This series of acetal exchange couplings and glycal glycosylations (Fig. 1) has been used, as have others, in the chemical synthesis of highly complex oligosaccharide conjugates. However, so far no single coupling method has proved to be broadly effective for all glycosylations, no doubt as a result of the high structural and functional group variability of carbohydrate substrates. This is the case for the exceedingly complex glycoconjugates identified for potential use in cancer immunotherapy, in which chemical glycosylation processes used to prepare these molecules are often highly substrate-specific.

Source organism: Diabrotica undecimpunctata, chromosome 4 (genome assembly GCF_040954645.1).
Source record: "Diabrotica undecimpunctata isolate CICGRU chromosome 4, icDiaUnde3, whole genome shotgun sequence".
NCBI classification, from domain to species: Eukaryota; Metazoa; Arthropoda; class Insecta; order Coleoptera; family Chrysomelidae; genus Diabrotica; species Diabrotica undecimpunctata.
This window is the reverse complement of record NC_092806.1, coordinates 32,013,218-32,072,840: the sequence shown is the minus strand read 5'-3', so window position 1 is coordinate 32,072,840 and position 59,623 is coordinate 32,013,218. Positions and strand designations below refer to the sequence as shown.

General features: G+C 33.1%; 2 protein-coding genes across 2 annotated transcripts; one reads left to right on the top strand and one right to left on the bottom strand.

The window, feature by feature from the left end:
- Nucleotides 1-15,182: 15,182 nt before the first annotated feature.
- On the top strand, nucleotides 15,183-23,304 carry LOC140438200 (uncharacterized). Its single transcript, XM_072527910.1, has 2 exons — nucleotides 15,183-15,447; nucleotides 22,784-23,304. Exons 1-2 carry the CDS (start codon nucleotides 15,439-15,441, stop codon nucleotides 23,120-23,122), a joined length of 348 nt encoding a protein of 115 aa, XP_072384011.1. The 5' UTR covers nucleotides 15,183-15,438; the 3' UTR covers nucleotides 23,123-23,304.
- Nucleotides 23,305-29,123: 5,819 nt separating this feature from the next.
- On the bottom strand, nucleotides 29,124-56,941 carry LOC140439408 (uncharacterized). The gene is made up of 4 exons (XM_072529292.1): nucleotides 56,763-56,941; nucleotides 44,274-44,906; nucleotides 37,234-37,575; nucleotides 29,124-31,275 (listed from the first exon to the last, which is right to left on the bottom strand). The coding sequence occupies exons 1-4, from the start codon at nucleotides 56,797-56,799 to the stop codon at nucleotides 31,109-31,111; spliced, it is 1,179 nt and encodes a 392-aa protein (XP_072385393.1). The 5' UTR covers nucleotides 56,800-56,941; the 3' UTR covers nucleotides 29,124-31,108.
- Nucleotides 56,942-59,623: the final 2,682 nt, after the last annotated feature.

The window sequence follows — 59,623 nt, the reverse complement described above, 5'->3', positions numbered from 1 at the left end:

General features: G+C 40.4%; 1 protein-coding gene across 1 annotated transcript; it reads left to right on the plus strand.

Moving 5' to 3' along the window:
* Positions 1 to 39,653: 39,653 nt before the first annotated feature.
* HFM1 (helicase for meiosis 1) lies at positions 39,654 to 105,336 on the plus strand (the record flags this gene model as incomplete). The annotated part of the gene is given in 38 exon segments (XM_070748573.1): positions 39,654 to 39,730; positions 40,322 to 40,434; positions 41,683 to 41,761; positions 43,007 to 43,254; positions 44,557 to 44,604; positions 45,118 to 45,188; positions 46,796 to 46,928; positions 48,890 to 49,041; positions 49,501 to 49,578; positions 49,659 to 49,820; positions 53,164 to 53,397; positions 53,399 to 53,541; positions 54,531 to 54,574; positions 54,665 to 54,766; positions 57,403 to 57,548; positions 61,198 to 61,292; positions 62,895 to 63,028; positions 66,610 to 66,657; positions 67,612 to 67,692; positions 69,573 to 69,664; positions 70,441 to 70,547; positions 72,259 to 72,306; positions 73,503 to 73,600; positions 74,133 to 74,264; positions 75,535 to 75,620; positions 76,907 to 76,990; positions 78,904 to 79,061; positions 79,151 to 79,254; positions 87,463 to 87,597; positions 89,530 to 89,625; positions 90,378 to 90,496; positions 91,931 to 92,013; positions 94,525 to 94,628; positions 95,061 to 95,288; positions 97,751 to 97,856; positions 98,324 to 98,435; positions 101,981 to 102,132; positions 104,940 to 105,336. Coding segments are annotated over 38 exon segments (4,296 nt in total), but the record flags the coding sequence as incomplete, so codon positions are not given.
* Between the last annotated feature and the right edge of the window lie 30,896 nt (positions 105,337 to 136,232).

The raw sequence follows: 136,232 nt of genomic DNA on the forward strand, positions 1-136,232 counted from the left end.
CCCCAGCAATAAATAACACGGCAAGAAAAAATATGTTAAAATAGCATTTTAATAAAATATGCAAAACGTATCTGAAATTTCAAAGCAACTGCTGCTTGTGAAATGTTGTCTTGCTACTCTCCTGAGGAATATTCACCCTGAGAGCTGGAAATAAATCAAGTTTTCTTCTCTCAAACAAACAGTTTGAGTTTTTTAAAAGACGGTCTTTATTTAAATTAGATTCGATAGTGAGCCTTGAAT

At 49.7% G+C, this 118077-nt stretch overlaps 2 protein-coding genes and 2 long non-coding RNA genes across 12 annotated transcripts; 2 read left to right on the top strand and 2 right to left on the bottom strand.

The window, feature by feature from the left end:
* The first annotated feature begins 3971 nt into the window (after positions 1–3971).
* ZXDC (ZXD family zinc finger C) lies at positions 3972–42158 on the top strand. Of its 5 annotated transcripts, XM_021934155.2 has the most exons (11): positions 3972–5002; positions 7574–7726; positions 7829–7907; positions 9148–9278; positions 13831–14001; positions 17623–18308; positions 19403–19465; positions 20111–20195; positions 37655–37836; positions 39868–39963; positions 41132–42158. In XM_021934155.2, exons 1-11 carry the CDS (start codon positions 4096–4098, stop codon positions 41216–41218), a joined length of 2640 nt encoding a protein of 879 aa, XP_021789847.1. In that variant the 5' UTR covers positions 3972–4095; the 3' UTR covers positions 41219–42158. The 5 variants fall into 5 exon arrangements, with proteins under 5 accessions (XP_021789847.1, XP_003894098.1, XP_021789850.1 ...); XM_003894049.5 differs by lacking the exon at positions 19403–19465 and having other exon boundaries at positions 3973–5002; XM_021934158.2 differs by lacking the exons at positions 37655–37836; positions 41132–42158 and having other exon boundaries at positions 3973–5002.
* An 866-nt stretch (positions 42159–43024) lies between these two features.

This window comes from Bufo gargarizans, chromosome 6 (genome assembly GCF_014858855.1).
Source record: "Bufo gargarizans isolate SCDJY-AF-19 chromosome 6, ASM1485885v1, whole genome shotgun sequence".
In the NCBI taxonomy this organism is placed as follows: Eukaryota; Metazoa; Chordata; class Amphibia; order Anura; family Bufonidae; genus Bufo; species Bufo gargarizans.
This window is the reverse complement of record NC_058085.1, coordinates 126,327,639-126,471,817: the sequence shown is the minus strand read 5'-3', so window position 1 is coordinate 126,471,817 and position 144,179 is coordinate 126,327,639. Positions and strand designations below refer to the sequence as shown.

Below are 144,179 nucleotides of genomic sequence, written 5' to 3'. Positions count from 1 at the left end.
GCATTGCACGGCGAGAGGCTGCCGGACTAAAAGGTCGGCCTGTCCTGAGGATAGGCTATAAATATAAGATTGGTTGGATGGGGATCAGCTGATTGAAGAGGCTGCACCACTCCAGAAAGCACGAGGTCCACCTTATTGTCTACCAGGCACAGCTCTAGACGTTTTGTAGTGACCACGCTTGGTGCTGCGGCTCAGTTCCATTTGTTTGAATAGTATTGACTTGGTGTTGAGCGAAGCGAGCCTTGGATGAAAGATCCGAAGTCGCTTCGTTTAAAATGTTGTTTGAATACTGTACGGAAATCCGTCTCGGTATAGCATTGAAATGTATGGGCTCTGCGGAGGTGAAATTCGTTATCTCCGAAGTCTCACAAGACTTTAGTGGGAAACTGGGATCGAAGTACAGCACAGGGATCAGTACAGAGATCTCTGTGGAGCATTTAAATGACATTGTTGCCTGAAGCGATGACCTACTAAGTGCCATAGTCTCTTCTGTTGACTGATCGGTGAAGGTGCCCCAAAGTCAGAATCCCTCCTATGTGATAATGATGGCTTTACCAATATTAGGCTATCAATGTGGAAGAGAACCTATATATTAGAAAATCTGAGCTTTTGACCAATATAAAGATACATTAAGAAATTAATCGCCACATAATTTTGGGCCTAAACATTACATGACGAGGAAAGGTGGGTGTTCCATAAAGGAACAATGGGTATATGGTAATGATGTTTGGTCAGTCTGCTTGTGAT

Globo-H (19, Fig. 2a) is a cell-surface glycosphingolipid expressed on a number of epithelial tumours, including those of the breast, prostate and ovary39–41. Its complex hexasaccharide has been a target of many total synthesis approaches. The DMDO-mediated glycal assembly method33 was elegantly applied to the first total synthesis of a Globo-H oligosaccharide42,43 (Fig. 2b). This approach is illustrated by the stereoselective α-epoxidation of galactal 20 followed by regioselective C3-O-glycosylation of galactal diol 21. The resulting glycal disaccharide 22 is then immediately poised for glycosylation with a selectively protected fucose donor to afford the glycal trisaccharide 23. Synthetic incorporation of 2-amino-2-deoxyglycoside derivatives often presents a challenge in complex carbohydrate synthesis, wherein stereoselective nitrogen-transfer to glycal substrates has proved effective. In this late-stage transformation, activation of the glycal enol ether in 23 with iodonium di-sym-collidine perchlorate (I(coll)2ClO4) generates a transient β-iodonium intermediate that rapidly receives a PhSO2NH2 nucleophile at the anomeric position. The resulting glycosyl sulphonamide group is then transferred to the C2-position in the presence of a base (lithium hexamethyldisilazide, or LHMDS) through the generation of a putative aziridine intermediate that is subsequently opened by ethane thiol. The resulting trisaccharide 24, which incorporates the requisite protected C2-aminogalactoside donor, is ready for thioglycoside coupling with an appropriate tri saccharide acceptor (ROH) to afford the hexasaccharide 25, which can be readily elaborated to the Globo-H antigen (19).